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THE FIRST WORD; FRONTLINES.

Byline: Karen Price @karenmediawales

Many words spring to mind when you see the red sparkly backless gown on the cover of today's magazine: Expensive. Glamorous. Designer. Icon...

So it comes as little surprise to learn that it once belonged to Dame Shirley Bassey before it was auctioned off for charity.

Icon is a word which is bandied around a little too much during these celebrity-obsessed times - come on, can we seriously use such a term for reality TV stars or twerking pop singers? But the superstar from Tiger Bay is an icon in every sense of the 1word. Not only is she still at the top of her game, she also oozes the type of glamour that women decades younger than her would love to pull off.

That is why she's the focus of the Western Mail's first ever Icons Week which launches today with our cover story.

Kirstie McCrum's been speaking to industry insiders about her enduring appeal - turn to pages 4 to 7 to see what they say. And throughout next week, the newspaper will be carrying further features devoted to Ms Bassey.

In a strange way I have Dame Shirley to thank for helping me progress at the start of my career as a journalist.

As an 18-year-old journalism student at the then Cardiff Institute of Higher Education, I was runner-up in the annual Interview Feature Writing competition, winning my now battered and well-thumbed copy of Chambers Dictionary of Synonyms and Antonyms - and it was all down to my scribblings about Dame Shirley.

When she was starting out as a singer, my uncle had been a young theatre compere who would organise talent competitions in theatres and workingmen's clubs across South Wales.

In fact, one of his favourite anecdotes was how he once banned Tommy Scott and the Senators from one of the contests. While the reason for this now escapes me, Tommy Scott went on to become another singing superstar - Sir Tom Jones.

Anyway, I'd always been entertained by my uncle's tales of rubbing shoulders with some of today's biggest names when they were virtual unknowns so when I was given my student assignment to interview someone about their life, he was top of my list.

I remember practising my newly-learned shorthand skills as he chatted to me about the times he would spend drinking wine with Shirley at her Cardiff home.

After stardom beckoned for her, he would catch up with her during many of her concerts back in her home city which were by then, of course, sell-out affairs at venues like St David's Hall.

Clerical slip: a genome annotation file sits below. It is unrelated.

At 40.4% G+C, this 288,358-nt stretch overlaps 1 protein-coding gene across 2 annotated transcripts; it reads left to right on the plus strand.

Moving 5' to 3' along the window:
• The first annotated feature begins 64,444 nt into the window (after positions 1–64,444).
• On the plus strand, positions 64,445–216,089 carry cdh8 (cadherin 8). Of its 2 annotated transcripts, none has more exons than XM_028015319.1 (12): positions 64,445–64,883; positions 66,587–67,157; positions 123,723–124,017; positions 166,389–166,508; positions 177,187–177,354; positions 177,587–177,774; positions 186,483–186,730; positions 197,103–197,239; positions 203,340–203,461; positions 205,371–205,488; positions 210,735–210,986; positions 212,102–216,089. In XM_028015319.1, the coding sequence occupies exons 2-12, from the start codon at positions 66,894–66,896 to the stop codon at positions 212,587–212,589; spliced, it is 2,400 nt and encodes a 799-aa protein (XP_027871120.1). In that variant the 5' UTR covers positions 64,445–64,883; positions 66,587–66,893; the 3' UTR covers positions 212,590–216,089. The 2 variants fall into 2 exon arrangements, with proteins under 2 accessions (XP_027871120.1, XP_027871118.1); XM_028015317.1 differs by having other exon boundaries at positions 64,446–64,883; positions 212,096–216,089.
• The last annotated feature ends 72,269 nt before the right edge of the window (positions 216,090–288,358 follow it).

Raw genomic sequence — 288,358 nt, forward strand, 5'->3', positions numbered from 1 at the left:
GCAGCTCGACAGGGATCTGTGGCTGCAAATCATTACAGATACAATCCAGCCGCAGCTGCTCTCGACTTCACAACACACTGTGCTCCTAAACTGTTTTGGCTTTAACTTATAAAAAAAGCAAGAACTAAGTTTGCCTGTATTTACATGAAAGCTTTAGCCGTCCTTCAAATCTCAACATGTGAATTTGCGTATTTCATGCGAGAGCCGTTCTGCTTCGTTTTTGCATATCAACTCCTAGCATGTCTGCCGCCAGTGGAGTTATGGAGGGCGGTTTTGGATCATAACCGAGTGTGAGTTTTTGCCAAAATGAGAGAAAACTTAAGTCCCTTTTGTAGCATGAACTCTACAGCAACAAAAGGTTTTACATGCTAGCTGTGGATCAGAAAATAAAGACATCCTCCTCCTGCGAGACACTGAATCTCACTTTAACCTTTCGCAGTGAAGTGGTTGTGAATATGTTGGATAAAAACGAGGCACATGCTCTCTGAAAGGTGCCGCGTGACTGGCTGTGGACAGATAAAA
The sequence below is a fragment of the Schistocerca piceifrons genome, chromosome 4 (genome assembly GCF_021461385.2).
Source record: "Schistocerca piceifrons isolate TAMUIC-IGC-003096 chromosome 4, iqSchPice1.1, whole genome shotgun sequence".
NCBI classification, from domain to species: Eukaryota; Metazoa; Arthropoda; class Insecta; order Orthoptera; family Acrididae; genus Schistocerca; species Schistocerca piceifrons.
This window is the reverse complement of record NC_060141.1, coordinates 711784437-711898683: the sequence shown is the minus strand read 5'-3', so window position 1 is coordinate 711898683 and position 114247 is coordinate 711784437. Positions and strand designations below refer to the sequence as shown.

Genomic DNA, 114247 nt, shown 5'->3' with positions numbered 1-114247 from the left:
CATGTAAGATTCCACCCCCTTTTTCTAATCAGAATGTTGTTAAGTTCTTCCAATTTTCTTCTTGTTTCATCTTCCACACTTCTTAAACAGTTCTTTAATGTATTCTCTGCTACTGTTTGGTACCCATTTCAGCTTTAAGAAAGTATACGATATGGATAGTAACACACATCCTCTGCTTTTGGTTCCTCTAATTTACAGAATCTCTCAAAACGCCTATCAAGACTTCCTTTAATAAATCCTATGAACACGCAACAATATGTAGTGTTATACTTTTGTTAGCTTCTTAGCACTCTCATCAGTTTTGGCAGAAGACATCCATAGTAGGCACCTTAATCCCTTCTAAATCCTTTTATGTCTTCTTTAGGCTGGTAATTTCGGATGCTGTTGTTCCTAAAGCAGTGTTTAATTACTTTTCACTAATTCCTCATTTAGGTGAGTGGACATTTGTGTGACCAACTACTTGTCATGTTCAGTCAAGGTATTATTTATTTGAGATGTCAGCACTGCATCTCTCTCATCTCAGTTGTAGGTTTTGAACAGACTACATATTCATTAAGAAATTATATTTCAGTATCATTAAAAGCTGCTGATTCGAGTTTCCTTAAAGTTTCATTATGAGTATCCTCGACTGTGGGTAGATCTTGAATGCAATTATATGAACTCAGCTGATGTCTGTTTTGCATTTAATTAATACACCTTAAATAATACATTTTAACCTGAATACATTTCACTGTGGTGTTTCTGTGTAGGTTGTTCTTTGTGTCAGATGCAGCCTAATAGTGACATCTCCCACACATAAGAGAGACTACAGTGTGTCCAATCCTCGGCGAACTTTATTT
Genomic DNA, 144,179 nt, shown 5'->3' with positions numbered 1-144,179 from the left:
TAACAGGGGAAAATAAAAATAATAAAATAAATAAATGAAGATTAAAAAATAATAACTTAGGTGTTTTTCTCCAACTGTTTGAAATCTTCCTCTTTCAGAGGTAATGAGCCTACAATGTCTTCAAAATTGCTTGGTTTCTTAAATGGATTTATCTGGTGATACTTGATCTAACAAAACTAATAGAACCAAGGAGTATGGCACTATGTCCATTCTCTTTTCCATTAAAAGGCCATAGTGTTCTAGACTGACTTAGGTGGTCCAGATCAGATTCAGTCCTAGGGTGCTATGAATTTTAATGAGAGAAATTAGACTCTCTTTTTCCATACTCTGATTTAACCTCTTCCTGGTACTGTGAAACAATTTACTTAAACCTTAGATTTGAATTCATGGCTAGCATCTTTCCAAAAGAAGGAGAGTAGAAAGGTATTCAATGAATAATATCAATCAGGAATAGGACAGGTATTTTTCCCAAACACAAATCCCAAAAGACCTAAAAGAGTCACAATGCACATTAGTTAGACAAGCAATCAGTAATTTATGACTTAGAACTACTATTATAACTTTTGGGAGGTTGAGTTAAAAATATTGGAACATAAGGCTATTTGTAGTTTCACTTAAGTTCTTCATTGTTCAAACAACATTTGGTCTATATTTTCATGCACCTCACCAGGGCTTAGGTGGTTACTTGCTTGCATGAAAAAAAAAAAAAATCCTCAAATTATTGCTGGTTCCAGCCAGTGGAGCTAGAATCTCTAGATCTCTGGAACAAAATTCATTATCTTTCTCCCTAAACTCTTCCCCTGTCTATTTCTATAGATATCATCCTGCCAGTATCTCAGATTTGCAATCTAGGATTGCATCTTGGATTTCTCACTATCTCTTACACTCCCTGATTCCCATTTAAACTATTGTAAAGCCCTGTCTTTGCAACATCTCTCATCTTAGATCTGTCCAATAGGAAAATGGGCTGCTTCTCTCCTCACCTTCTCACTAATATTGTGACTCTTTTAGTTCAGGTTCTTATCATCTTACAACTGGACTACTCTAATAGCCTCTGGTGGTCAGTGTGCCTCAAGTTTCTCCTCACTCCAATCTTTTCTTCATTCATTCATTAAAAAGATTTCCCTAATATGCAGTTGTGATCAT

So I recalled his memories in my article - which was printed on two sides of A4 and is still filed away at my mum' house - and impressed my tutors so much with the stories (I think they thought I'd made them up) that I bagged the prize.

When I joined the Western Mail in 1999, Dame Shirley was one of the first celebrities I interviewed. It was the eve of the Rugby World Cup opening ceremony at the Millennium Stadium and she was rehearsing her duet with Bryn Terfel.

As I took a seat next to her pitchside, I remember feeling more than a little nervous - after all, there have been many reports of diva-like tantrums over the years. But while she may have been looking every inch the diva with her immaculate make-up and hair do, she was chatty and open.

Since then, I've interviewed her a number of times and I've seen many of her live performances.

Every time she takes to the stage she proves her credentials as an icon.

Several years ago she was the headline act at Bryn Terfel's Faenol Festival.

As is typical of an August Bank Holiday event in Wales, the heavens opened. And it wasn't just the crowd that got drenched. Wearing a shimmering yellow feather-edged gown, Dame Shirley couldn't avoid the rain either but despite the downpour, she kept on singing with a big smile on her face, much to her fans' delight.

When the Wales Millennium Centre opened its doors in 2004, she was an obvious choice as one of the five famous names from Wales to be honoured with an award at the opening gala in recognition of their work. A year later she returned to the venue, looking gorgeous in a red floor-length dress, to meet the Queen during the Royal Variety Performance.

While it's now more than half a century since she scored her first UK hit, Dame Shirley continues to reach out to new audiences, wowing Glastonbury (in bespoke diamond-encrusted wellies) and collaborating with new artists.

So for her enduring success and pure old-school glamour, what better choice than Dame Shirley as the subject of our first Icons Week.

Not only is she still at the top of her game, she also oozes the type of glamour that women decades younger than her would love to pull off

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Shirley Bassey singing in the rain at the Faenol Festival
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Title Annotation:Features
Publication:Western Mail (Cardiff, Wales)
Date:Oct 26, 2013
Words:835
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